Black Lives Matter’s most prominent chapter recently launched a campaign to “end police associations” as part of its ongoing effort to defund and abolish the Los Angeles Police Department (LAPD).
According to the Los Angeles Times, Black Lives Matter-LA is “targeting two of Southern California’s biggest police unions, saying they will push to have them ejected from the powerful Los Angeles County Federation of Labor and ultimately disbanded.”
BLM members and allies began protesting last week outside of the ACLU of Southern California, located across from the Los Angeles Police Protective League (LAPPL) headquarters. The union represents about 9,800 LAPD officers. Activists vowed to return every Wednesday, a common BLM strategy to build support for the group’s long-term objectives.
Supporters of the demonstrations have displayed signs with anti-law enforcement messages, such as “No Good Cops,” “All Cops Are Bastards,” “Abolish Police” and “Police Associations Are Organized Crime.”
— Ash✨ (@xashgiggles) March 5, 2021
“We are here as a start of a new weekly protest to topple police associations, to end police associations and you all know it might be a long fight – or it might not,” said Melina Abdullah, lead organizer of BLM-LA at the launch last week. “But we know every fight we’ve engaged in we have won.”
.@DocMellyMel @BLMLA: we have won every fight we’ve waged, from voting out Jackie Lacey, Measure J, #BlockGarcetti and defunding the school police. We will #EndPoliceAssociations pic.twitter.com/9Qkgy4T1z6
— 💜❤️Jane Nguyen (@theglowingstars) March 3, 2021
Abdullah cited several recent victories claimed by BLM, including defeating former L.A. County District Attorney Jackie Lacey at the ballot box in November, blocking Mayor Eric Garcetti from a Cabinet position in the Biden administration, nudging former LAPD Chief Charlie Beck out the door, and forcing elected officials to defund local police forces.
“This is a spiritual fight, and the way that you know that we have spirit, that we have ancestors on our side, is that we always f[******] win,” Abdullah said at Wednesday’s action. “And that is the evidence that spirit is on our side.”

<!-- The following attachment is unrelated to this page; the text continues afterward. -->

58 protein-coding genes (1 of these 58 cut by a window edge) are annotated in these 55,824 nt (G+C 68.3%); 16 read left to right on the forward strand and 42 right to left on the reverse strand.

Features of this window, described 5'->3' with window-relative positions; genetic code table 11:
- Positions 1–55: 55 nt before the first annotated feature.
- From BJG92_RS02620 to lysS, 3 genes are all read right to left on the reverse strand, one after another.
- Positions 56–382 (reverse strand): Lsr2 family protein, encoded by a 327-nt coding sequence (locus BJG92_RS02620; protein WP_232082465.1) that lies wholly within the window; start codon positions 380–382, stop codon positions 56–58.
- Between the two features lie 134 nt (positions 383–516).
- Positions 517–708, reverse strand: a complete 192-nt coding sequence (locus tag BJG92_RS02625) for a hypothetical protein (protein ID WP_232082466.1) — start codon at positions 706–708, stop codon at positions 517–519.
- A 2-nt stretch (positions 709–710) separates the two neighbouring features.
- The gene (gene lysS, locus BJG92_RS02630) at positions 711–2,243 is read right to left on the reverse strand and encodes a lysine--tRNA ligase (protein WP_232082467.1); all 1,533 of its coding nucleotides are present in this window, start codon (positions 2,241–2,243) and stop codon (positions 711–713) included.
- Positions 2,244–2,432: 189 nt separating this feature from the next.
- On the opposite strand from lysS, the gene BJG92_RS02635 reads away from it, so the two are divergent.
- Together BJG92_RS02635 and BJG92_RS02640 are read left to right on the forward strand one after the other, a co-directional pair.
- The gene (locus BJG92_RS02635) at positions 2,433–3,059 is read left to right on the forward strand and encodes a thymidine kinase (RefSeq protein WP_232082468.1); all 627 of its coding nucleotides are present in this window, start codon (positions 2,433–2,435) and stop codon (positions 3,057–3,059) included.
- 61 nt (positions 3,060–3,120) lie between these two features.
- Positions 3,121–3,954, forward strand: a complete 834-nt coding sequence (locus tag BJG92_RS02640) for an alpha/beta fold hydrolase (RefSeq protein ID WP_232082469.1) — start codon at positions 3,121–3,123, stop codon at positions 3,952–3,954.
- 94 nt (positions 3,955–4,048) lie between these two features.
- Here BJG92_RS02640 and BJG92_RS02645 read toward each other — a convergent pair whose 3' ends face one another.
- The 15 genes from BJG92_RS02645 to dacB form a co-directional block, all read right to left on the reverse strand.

According to the L.A. Daily News, BLM’s objective is to end policing. The outlet reported that Abdullah said “their goal was to defund and ultimately abolish the LAPD, via challenging its police union, which they allege has set the rules for how officers are disciplined, at the expense of the public’s safety.”
“Defunding is just shorthand for abolition,” Abdullah said.
3pm in front of the LAPPL building at 1313 W 8th St.
— Steven Chun 🦄 (@stxchun) March 3, 2021
The L.A. Times reports, “Representatives of Black Lives Matter-L.A. also want the labor federation, which represents about 300 affiliates, to sever its ties with the Assn. for Los Angeles Deputy Sheriffs, the union representing deputies with the county’s Sheriff’s Department.” According to The Times, “Akili, who goes by a single name, said his group is working on state legislation to decertify police unions.” Formerly known as Greg Akili, he is one of BLM-LA’s most respected members who previously worked as an organizer for the United Farm Workers in the 1970s with the late Cesar Chavez.
“Have you ever seen (LAPPL) on the front-lines or a picket supporting $15 an hour?” Akili asked supporters. “Anyone has ever seen that? Hell no, because they don’t care about working people.”